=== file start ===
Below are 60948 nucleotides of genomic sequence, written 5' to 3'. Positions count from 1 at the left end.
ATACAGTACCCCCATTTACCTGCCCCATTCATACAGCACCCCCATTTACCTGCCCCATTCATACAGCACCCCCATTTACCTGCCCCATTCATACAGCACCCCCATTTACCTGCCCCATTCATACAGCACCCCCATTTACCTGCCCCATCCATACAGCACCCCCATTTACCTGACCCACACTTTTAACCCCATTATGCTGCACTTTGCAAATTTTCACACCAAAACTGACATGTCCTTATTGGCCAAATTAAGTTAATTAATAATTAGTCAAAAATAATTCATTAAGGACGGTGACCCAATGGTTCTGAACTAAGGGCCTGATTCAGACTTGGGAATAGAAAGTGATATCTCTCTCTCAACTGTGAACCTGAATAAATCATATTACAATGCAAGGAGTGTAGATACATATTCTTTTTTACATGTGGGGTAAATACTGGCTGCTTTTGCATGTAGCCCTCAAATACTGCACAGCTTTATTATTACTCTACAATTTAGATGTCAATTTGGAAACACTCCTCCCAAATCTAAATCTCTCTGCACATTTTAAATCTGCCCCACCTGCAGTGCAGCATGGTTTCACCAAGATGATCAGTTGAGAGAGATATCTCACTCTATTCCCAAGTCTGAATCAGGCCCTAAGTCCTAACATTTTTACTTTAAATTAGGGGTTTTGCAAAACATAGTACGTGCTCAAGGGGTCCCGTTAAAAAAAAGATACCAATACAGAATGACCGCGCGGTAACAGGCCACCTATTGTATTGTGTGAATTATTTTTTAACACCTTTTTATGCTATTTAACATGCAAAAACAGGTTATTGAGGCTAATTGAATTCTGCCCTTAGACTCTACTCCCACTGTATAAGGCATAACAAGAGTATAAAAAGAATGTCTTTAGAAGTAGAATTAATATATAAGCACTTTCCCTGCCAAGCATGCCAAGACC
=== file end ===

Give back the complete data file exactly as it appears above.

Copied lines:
Below are 60948 nucleotides of genomic sequence, written 5' to 3'. Positions count from 1 at the left end.
ATACAGTACCCCCATTTACCTGCCCCATTCATACAGCACCCCCATTTACCTGCCCCATTCATACAGCACCCCCATTTACCTGCCCCATTCATACAGCACCCCCATTTACCTGCCCCATTCATACAGCACCCCCATTTACCTGCCCCATCCATACAGCACCCCCATTTACCTGACCCACACTTTTAACCCCATTATGCTGCACTTTGCAAATTTTCACACCAAAACTGACATGTCCTTATTGGCCAAATTAAGTTAATTAATAATTAGTCAAAAATAATTCATTAAGGACGGTGACCCAATGGTTCTGAACTAAGGGCCTGATTCAGACTTGGGAATAGAAAGTGATATCTCTCTCTCAACTGTGAACCTGAATAAATCATATTACAATGCAAGGAGTGTAGATACATATTCTTTTTTACATGTGGGGTAAATACTGGCTGCTTTTGCATGTAGCCCTCAAATACTGCACAGCTTTATTATTACTCTACAATTTAGATGTCAATTTGGAAACACTCCTCCCAAATCTAAATCTCTCTGCACATTTTAAATCTGCCCCACCTGCAGTGCAGCATGGTTTCACCAAGATGATCAGTTGAGAGAGATATCTCACTCTATTCCCAAGTCTGAATCAGGCCCTAAGTCCTAACATTTTTACTTTAAATTAGGGGTTTTGCAAAACATAGTACGTGCTCAAGGGGTCCCGTTAAAAAAAAGATACCAATACAGAATGACCGCGCGGTAACAGGCCACCTATTGTATTGTGTGAATTATTTTTTAACACCTTTTTATGCTATTTAACATGCAAAAACAGGTTATTGAGGCTAATTGAATTCTGCCCTTAGACTCTACTCCCACTGTATAAGGCATAACAAGAGTATAAAAAGAATGTCTTTAGAAGTAGAATTAATATATAAGCACTTTCCCTGCCAAGCATGCCAAGACC